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  • Writer's pictureRochelle Gridley

Bloomington Settlement House

In 1908 a handful of women in Bloomington took up the cause of helping immigrant families and families on the West Side with child care services, teaching services and medical care. It began very slowly, with $1 a year donations, a handicraft counter and bake sale, and became a West Side institution. I've written about the Settlement House

Rodney Sears, Bobby Rebmann, Barbara Mather, Ronald Langhoff

-- when I discovered Jane Thompson, a long time social worker at the Settlement House and an immigrant herself, from Canada. She died long before these images were made, but the children above are involved in a Carnival at the Settlement House on Mulberry Street.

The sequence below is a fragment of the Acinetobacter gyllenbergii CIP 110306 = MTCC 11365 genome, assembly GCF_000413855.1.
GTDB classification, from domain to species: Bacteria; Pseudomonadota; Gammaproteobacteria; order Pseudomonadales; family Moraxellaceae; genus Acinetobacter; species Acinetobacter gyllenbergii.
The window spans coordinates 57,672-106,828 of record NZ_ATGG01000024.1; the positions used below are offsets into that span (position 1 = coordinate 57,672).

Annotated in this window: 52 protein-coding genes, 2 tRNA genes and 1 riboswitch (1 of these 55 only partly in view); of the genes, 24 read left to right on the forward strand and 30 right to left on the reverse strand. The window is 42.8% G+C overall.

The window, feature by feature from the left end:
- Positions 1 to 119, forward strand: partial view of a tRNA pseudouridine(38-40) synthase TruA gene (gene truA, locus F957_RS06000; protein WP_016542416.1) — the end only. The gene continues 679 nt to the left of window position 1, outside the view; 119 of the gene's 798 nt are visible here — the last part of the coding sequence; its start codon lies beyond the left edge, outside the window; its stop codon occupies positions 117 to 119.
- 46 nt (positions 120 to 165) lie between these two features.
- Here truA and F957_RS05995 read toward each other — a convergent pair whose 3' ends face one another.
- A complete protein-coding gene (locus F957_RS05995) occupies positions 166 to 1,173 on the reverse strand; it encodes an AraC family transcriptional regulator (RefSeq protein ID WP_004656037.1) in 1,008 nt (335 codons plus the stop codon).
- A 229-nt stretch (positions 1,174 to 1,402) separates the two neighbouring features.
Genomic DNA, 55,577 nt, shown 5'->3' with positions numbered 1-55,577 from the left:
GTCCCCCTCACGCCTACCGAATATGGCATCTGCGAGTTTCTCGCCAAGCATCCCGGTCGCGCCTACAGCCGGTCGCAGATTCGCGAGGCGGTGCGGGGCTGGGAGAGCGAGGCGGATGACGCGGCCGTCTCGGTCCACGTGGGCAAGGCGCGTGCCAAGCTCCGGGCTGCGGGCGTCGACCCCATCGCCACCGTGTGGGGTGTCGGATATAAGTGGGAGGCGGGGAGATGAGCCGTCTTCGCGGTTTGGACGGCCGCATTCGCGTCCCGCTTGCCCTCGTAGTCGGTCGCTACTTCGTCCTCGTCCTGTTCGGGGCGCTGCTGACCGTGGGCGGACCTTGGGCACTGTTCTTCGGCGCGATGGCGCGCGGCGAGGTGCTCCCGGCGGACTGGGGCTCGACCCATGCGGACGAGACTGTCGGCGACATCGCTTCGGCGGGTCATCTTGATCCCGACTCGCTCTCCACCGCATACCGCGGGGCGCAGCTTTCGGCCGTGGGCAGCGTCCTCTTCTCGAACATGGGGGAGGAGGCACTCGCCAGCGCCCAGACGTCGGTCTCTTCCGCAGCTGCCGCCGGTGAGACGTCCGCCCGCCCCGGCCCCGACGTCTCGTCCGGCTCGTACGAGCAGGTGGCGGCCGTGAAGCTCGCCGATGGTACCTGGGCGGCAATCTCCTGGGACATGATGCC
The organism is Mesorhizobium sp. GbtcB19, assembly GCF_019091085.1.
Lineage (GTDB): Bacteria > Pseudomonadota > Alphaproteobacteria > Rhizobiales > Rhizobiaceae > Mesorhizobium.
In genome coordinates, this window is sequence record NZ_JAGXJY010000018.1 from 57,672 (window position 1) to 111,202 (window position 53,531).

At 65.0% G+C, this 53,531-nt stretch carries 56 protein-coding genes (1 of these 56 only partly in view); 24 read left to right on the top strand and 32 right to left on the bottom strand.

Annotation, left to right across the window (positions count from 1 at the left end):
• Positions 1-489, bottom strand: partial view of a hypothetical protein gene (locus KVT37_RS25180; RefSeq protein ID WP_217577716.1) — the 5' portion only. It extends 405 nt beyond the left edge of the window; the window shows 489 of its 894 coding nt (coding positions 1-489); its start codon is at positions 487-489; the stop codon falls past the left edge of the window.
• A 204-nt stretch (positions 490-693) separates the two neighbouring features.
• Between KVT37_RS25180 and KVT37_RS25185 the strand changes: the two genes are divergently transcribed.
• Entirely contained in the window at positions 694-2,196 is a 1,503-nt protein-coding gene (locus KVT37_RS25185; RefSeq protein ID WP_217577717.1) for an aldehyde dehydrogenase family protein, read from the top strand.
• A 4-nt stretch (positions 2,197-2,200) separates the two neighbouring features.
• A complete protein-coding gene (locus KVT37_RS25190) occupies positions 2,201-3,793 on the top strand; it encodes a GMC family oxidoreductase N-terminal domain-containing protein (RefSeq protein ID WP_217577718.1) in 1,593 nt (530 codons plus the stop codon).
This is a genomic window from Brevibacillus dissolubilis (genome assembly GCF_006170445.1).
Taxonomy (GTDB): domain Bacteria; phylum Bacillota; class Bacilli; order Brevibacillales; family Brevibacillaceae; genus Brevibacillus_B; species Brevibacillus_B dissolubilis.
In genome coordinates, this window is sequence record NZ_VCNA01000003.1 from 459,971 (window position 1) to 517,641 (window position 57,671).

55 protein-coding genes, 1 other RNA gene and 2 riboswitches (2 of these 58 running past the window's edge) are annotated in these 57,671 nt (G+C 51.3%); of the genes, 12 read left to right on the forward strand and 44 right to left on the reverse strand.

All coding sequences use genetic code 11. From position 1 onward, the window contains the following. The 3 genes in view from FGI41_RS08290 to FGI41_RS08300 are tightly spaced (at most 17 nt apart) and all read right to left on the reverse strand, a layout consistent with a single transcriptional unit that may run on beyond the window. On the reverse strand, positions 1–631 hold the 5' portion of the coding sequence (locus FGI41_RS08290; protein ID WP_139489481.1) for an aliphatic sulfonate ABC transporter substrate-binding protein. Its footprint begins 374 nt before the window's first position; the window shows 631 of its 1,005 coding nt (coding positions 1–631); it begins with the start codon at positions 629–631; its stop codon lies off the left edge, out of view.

The Settlement House was modeled after Hull House in Chicago. The women wanted to provide a place of education and childcare for women who were required to work for their living. Clubs for the mothers were organized where speakers would talk about issues of the day or simply about housekeeping. Children were cared for in the Day Nursery for a nominal sum, or for nothing if the family could not pay. A library of books was provided as well as a librarian once a week. Americanization classes provided immigrants with language classes and instruction in gaining citizenship. A kindergarten was provided, until the city schools began providing kindergartens. Doctors in the city donated their time to the medical and dental clinic days, and a social worker was available 24 hours a day to care for the sick or new mothers, find clothing and shoes for those who needed them and even prepare the dead for burial. Eventually the women were running a tea room that became THE place where women's clubs met or parties were thrown. Until the Community Chest started in the 1920s the women ran the Settlement House through donations and income from the tea room.



Doris Patterson, Donna Buford, Bobbie McMahon,

The Pantagraph Negative Collection has a good number of images from the Day Nursery, the cooking school and the West Side Community Center. (slideshow below)




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